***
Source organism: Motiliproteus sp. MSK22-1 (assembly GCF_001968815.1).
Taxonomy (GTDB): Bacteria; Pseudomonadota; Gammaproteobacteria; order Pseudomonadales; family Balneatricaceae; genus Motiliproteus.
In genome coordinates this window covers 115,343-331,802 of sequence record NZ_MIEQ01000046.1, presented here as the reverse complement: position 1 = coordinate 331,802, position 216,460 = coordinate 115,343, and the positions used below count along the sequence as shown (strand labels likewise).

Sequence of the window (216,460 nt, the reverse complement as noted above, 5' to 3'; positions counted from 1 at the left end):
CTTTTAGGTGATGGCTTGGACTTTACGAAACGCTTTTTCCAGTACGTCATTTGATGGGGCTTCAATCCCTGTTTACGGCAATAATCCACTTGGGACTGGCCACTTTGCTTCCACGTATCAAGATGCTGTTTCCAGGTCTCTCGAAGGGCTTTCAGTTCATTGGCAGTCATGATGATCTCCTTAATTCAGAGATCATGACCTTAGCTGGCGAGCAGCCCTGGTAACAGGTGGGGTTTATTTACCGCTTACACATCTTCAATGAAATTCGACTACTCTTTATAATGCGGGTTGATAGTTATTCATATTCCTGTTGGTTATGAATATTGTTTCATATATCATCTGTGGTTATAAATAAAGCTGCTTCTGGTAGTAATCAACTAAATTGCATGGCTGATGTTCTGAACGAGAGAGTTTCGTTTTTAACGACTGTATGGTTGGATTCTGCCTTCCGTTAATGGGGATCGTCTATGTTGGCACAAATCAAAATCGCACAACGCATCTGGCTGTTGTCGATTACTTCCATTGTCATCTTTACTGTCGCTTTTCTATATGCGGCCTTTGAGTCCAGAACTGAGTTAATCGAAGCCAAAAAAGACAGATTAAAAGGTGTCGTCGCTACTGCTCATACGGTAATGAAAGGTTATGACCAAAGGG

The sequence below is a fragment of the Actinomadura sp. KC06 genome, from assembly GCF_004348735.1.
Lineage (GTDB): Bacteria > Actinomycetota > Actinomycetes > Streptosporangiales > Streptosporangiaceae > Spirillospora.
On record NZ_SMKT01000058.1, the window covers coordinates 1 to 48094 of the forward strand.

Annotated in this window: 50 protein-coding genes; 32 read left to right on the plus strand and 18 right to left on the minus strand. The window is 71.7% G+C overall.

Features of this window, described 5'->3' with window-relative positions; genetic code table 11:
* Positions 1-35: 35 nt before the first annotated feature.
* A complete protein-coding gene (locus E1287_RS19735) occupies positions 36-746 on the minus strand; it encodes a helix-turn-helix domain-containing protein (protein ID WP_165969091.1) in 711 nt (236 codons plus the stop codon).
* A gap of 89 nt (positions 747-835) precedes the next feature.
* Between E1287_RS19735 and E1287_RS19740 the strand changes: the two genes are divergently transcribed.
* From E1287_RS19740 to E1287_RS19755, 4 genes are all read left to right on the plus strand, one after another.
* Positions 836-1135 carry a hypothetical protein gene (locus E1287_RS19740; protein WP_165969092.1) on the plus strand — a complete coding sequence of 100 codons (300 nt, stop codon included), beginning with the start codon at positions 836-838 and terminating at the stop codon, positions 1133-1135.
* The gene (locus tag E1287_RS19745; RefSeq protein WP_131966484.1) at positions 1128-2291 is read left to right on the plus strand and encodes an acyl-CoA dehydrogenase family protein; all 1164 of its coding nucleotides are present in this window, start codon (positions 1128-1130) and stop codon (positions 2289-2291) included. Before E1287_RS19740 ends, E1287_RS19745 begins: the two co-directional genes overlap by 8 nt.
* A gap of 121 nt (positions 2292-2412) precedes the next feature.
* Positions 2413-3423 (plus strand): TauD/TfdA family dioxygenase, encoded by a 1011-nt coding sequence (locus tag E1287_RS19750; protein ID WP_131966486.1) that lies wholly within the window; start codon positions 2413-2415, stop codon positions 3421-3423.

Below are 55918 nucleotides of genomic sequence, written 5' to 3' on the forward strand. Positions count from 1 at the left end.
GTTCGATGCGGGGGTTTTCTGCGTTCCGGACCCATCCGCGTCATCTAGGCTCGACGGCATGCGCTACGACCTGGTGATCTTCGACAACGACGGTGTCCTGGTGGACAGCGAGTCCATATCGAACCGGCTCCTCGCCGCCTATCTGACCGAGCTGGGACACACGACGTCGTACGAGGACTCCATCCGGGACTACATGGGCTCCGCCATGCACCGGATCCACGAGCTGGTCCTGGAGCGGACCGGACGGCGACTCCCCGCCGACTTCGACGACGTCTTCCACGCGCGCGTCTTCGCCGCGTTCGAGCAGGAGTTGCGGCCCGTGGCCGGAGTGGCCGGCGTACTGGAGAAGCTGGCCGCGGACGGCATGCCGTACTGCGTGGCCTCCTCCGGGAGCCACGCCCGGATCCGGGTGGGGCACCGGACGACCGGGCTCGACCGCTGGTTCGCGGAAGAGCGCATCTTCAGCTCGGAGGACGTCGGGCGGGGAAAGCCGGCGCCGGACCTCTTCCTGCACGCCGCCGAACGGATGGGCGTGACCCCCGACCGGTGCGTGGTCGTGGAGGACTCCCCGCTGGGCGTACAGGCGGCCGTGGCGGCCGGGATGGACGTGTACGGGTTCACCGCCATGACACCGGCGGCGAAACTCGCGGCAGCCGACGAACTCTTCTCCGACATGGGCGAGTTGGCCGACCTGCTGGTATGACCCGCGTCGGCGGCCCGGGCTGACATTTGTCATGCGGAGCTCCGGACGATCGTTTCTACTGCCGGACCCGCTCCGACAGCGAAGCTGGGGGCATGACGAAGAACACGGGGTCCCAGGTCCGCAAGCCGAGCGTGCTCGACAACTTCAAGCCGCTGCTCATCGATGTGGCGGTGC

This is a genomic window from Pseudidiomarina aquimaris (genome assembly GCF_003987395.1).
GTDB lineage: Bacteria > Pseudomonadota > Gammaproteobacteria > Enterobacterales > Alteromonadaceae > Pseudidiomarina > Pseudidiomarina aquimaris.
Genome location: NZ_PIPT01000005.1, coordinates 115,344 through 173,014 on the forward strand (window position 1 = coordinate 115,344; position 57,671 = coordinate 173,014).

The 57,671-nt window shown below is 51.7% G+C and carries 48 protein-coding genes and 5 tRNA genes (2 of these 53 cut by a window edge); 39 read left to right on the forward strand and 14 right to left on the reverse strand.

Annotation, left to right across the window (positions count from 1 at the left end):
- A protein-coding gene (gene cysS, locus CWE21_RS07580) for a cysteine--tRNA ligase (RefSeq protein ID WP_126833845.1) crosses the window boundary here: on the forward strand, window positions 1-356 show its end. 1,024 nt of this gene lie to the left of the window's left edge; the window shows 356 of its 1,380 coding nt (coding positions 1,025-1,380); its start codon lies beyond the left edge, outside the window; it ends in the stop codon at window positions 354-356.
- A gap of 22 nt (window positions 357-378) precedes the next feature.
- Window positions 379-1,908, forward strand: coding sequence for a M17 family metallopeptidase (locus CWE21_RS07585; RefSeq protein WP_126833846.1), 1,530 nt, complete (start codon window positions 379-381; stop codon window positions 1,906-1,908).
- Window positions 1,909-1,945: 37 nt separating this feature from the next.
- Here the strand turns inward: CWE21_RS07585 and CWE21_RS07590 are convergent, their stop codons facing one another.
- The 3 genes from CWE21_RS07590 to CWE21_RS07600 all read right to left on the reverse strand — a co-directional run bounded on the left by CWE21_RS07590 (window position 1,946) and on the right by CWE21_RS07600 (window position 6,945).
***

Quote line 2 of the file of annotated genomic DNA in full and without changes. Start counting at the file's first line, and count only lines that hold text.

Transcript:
Taxonomy (GTDB): Bacteria; Pseudomonadota; Gammaproteobacteria; order Pseudomonadales; family Balneatricaceae; genus Motiliproteus.